"Low -Technology”: A Forgotten Sector in Innovation Policy

Hartmut Hirsch-Kreinsen

Abstract


Abstract In the discussions on research and technology policy focuses mainly on the dynamic innovation of new technologies. Long term growth, competitive advantages on the world market and employment effects are primarily perceived in new high-tech products. According to this perspective the question as to the future of industrial sectors that produce mature and conventional standard products is not raised at all. Such industrial sectors are, following well-known OECD categories, regarded as "low-tech". However, there are a number of convincing examples of sectors and companies that have been successfully inno-vating low tech products in “high-tech countries” of the European Union.The paper focuses on low-tech companies analysing their innovative capabilities and developmental perspectives. The argumentation is based on results of a recently finished research project on the developmental perspectives of low-tech industries funded by the European Commission (project title: „Policy and Innovation in Low-tech Indus-tries in Europe – PILOT“).

Keywords


low-technology industrial innovations, innovation system, industrial development

Full Text:

PDF [en]

References


ENDER, G.; Laestadius, S. (2005). Non-science based innovativeness: on capabilities relevant to generate profitable novelty In: Bender, G.;Jacobson, D.; Robertson, P. (eds.), Non-Research-Intensive Industries in the Knowledge Economy. Special Issue of Perspectives on Economic, Political and Social Integration, Catholic University, Lublin/PL, pp. 123-170

BENDER,G.;Jacobson, D.; Robertson, R (eds.) (2005). Non-Research-lntensive Industries in the Knowledge Economy. Special Issue of Perspectives on Economic, Political and Social Integration, Catholic University, Lublin/PL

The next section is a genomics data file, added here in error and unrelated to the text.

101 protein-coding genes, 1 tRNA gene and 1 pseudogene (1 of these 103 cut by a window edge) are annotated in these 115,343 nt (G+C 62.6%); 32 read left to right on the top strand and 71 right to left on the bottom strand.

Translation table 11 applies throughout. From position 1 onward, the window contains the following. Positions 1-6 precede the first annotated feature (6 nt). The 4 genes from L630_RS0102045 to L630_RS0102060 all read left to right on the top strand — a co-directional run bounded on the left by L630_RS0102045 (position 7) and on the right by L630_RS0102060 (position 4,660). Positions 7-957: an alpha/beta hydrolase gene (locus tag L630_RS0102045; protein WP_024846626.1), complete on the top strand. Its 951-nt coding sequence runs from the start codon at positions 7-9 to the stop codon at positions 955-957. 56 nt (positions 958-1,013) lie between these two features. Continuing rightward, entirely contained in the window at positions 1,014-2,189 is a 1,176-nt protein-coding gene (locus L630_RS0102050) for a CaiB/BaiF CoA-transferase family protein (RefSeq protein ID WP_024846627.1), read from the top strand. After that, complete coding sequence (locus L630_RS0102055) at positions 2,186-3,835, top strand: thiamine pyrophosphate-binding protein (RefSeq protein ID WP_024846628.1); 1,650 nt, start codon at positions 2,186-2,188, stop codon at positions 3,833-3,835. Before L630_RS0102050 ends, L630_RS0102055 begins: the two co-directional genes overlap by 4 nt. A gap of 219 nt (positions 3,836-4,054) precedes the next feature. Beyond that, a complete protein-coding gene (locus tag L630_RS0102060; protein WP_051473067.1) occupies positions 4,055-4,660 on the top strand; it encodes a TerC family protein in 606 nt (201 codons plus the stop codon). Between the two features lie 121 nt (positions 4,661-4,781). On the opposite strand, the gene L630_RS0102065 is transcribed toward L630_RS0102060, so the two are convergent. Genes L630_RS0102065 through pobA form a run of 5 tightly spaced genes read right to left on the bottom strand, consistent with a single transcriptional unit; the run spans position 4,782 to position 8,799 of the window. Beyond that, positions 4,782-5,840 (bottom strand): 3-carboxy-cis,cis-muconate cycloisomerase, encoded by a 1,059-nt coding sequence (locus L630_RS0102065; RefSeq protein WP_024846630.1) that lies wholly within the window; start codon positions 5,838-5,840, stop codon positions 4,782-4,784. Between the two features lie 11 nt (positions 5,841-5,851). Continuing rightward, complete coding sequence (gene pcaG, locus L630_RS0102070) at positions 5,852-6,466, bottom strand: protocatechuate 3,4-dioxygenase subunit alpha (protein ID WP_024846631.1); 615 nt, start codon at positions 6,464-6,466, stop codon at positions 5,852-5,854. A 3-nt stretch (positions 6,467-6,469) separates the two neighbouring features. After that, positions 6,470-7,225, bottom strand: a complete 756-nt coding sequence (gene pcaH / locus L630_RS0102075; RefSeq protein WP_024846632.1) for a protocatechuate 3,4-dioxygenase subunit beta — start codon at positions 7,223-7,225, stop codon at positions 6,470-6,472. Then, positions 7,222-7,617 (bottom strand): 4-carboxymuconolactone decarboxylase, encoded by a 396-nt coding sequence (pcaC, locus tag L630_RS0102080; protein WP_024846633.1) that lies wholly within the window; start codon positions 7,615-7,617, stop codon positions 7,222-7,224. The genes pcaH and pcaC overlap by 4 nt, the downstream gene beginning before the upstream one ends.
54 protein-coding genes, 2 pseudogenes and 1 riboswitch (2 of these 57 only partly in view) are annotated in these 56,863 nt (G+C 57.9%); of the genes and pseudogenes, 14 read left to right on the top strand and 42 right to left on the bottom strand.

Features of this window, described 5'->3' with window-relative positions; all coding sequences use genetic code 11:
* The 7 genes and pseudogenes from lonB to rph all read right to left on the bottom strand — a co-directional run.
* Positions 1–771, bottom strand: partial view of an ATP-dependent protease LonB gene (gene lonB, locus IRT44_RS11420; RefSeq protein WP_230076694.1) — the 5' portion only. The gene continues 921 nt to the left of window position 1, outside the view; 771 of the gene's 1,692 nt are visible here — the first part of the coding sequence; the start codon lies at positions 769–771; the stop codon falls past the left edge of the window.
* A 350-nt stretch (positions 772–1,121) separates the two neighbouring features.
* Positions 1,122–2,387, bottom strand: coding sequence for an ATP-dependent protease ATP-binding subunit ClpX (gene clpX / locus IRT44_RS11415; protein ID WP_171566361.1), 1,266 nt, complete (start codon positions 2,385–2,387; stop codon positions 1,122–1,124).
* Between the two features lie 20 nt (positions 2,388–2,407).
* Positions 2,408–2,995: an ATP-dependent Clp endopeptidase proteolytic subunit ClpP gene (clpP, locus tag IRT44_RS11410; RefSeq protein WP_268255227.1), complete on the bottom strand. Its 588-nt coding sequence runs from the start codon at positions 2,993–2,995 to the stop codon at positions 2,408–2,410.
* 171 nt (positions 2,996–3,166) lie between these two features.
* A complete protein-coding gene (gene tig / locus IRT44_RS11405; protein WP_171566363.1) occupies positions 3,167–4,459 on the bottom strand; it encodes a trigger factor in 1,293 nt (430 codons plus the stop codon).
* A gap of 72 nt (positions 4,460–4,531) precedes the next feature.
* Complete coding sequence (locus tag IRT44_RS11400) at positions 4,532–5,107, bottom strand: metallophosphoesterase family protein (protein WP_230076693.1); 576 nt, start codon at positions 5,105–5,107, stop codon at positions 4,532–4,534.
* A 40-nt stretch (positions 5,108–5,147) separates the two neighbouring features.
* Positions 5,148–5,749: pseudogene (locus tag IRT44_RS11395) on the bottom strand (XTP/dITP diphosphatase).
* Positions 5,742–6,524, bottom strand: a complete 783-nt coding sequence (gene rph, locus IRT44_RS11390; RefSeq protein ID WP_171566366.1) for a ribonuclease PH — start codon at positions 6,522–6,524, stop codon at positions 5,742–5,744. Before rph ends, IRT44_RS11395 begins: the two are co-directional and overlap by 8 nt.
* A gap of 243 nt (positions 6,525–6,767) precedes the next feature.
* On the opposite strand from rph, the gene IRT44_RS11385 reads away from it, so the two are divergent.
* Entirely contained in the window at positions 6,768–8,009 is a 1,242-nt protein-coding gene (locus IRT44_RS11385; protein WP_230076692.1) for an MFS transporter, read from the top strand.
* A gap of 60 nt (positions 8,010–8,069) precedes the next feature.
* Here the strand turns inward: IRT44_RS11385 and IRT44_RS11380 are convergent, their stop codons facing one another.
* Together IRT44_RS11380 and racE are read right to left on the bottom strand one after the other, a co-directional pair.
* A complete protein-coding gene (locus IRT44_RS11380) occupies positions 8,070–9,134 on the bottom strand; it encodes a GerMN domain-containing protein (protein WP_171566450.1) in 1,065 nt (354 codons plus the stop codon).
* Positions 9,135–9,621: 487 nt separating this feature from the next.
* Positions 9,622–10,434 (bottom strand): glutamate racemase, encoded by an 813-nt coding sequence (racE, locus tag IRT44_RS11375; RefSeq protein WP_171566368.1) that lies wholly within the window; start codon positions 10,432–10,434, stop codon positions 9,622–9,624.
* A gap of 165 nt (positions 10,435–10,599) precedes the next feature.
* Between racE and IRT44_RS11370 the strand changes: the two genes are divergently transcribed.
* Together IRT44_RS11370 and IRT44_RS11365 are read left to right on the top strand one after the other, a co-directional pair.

COHEN,W. M., Levinthal, D.A. (1990). Absorptive Capacity.A New Perspective on Learning and Innovation. Administrative Science Quarterly, 35 (I), pp. 128-152.

FAULKNER,W; Senker,J.;Velho, L (1995). Knowledge Frontiers, Oxford.

FOSS, N. (1997). Resources, Firms and Strategies -A Reader in the Resource-Based Perspective, Oxford.

HENDERSON, R. M.; Clark, K B. (1990).Architectural Innovation: The Reconfiguration of Existing ProductTechnologies and the Failure of Established Firm. Administrative Science Quarterly, 35 (1),pp.9-30

HIRSCH-KREINSEN, H.;Jacobson, D. (eds.) (2008). Innovation in Low-Tech Firms and Industries. Cheltenham: Edward Elgar (forthcoming)

HIRSCH-KREINSEN, H.;Jacobson, D.; Robertson, P.L. (2006). "Low-Tech' Industries": Innovativeness and Development Perspectives -A Summary of a European Research Project. In: Prometheus, March, pp. 3-21

JACOBSON, D.; Heanue, K. (2005). Policy conclusions and recommendations. In: Bender, G.;Jacobson, D.; Robertson, R (eds.), Non-Research-Intensive Industries in the Knowledge Economy Special Issue of Perspectives on Economic, Political and Social Integration, Catholic University, Lublin/PL, pp. 259-416